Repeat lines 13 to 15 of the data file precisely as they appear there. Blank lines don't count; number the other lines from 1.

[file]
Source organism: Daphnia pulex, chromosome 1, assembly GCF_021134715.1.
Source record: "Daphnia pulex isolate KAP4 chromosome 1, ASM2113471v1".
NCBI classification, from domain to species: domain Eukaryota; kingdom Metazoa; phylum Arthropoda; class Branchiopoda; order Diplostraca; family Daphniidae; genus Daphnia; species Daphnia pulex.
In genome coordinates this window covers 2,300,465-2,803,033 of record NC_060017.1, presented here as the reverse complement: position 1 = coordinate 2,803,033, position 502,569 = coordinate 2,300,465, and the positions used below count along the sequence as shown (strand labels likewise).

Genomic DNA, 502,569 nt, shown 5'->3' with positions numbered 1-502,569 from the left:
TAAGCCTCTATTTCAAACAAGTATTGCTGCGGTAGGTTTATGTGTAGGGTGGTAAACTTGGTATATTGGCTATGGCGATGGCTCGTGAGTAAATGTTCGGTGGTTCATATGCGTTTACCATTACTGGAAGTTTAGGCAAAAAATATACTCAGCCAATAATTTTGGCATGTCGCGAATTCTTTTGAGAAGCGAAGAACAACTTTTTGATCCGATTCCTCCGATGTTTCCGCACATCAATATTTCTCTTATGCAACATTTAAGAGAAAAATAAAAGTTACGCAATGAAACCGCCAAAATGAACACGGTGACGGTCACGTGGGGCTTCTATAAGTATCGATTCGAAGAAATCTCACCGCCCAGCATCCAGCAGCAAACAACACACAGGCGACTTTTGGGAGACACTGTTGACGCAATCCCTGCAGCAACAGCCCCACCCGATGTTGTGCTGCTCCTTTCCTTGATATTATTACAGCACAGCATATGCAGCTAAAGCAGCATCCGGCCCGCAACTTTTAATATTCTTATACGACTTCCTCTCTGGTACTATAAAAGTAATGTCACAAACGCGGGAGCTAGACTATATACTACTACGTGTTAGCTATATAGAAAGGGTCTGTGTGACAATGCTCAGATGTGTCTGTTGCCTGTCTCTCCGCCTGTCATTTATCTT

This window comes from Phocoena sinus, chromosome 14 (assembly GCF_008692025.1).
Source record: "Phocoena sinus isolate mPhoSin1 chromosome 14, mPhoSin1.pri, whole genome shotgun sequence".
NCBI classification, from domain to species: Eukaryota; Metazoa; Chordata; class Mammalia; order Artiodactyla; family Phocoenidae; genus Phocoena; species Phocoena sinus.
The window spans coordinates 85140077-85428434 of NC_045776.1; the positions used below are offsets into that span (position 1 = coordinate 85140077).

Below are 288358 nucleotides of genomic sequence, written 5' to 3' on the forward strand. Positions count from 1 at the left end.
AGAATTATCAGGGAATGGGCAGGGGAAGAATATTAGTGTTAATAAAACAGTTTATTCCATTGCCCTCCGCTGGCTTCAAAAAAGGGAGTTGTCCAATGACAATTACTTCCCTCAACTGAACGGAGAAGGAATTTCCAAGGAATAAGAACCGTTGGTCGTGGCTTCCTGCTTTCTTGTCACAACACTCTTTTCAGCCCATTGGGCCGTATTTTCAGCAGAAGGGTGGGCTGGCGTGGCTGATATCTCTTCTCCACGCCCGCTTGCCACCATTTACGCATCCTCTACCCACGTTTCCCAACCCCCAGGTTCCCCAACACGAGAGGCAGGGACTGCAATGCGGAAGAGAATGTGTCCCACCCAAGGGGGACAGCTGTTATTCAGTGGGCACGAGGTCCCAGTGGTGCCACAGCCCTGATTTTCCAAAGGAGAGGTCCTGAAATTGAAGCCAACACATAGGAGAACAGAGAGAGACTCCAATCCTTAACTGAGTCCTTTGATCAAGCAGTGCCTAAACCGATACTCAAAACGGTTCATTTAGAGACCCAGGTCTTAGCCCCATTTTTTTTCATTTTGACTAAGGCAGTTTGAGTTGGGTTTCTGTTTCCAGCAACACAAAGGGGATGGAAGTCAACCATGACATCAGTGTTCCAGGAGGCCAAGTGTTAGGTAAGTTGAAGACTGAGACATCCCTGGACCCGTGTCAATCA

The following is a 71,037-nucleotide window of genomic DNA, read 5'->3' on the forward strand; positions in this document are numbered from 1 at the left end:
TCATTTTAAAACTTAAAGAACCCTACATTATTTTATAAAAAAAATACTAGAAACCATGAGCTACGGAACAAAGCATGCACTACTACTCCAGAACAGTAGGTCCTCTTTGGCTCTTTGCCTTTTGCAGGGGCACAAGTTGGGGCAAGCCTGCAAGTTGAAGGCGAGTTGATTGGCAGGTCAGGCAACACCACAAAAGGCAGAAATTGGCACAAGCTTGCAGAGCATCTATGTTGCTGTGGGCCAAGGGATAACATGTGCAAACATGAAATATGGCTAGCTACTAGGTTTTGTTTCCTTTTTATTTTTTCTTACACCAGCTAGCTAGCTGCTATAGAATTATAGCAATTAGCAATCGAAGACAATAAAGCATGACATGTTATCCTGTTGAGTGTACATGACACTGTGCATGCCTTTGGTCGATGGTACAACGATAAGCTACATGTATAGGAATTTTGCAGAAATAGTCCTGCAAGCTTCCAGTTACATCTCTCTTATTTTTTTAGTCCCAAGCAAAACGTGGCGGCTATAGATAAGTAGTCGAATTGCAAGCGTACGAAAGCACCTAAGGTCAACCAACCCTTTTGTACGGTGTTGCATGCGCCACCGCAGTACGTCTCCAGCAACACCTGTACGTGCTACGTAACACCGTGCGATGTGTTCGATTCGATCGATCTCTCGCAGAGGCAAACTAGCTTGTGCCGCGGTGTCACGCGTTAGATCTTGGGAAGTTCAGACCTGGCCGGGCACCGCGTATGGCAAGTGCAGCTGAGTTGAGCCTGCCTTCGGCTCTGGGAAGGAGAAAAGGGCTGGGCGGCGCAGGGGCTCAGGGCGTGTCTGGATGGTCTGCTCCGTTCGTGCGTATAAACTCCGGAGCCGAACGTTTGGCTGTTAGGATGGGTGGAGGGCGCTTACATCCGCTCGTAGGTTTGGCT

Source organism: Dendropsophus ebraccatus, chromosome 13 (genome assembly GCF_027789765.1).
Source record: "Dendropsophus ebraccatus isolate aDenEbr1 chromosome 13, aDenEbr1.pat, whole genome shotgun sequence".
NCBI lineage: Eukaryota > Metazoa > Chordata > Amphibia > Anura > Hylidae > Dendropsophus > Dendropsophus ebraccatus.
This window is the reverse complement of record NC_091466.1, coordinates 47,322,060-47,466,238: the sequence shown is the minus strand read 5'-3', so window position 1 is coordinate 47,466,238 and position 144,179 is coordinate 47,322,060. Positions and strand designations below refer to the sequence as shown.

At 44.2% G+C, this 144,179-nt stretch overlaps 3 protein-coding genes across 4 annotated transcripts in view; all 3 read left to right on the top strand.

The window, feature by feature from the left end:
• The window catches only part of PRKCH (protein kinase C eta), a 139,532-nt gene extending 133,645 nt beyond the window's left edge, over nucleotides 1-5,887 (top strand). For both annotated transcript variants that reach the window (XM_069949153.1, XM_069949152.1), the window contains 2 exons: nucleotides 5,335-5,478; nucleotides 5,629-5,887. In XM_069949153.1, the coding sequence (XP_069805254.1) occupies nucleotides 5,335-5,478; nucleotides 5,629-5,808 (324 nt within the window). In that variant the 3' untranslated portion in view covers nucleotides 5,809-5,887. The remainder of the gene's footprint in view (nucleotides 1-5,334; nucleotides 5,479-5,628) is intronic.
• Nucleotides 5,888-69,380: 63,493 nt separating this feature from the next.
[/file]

The following is a 71,037-nucleotide window of genomic DNA, read 5'->3' on the forward strand; positions in this document are numbered from 1 at the left end:
TCATTTTAAAACTTAAAGAACCCTACATTATTTTATAAAAAAAATACTAGAAACCATGAGCTACGGAACAAAGCATGCACTACTACTCCAGAACAGTAGGTCCTCTTTGGCTCTTTGCCTTTTGCAGGGGCACAAGTTGGGGCAAGCCTGCAAGTTGAAGGCGAGTTGATTGGCAGGTCAGGCAACACCACAAAAGGCAGAAATTGGCACAAGCTTGCAGAGCATCTATGTTGCTGTGGGCCAAGGGATAACATGTGCAAACATGAAATATGGCTAGCTACTAGGTTTTGTTTCCTTTTTATTTTTTCTTACACCAGCTAGCTAGCTGCTATAGAATTATAGCAATTAGCAATCGAAGACAATAAAGCATGACATGTTATCCTGTTGAGTGTACATGACACTGTGCATGCCTTTGGTCGATGGTACAACGATAAGCTACATGTATAGGAATTTTGCAGAAATAGTCCTGCAAGCTTCCAGTTACATCTCTCTTATTTTTTTAGTCCCAAGCAAAACGTGGCGGCTATAGATAAGTAGTCGAATTGCAAGCGTACGAAAGCACCTAAGGTCAACCAACCCTTTTGTACGGTGTTGCATGCGCCACCGCAGTACGTCTCCAGCAACACCTGTACGTGCTACGTAACACCGTGCGATGTGTTCGATTCGATCGATCTCTCGCAGAGGCAAACTAGCTTGTGCCGCGGTGTCACGCGTTAGATCTTGGGAAGTTCAGACCTGGCCGGGCACCGCGTATGGCAAGTGCAGCTGAGTTGAGCCTGCCTTCGGCTCTGGGAAGGAGAAAAGGGCTGGGCGGCGCAGGGGCTCAGGGCGTGTCTGGATGGTCTGCTCCGTTCGTGCGTATAAACTCCGGAGCCGAACGTTTGGCTGTTAGGATGGGTGGAGGGCGCTTACATCCGCTCGTAGGTTTGGCT

Source organism: Dendropsophus ebraccatus, chromosome 13 (genome assembly GCF_027789765.1).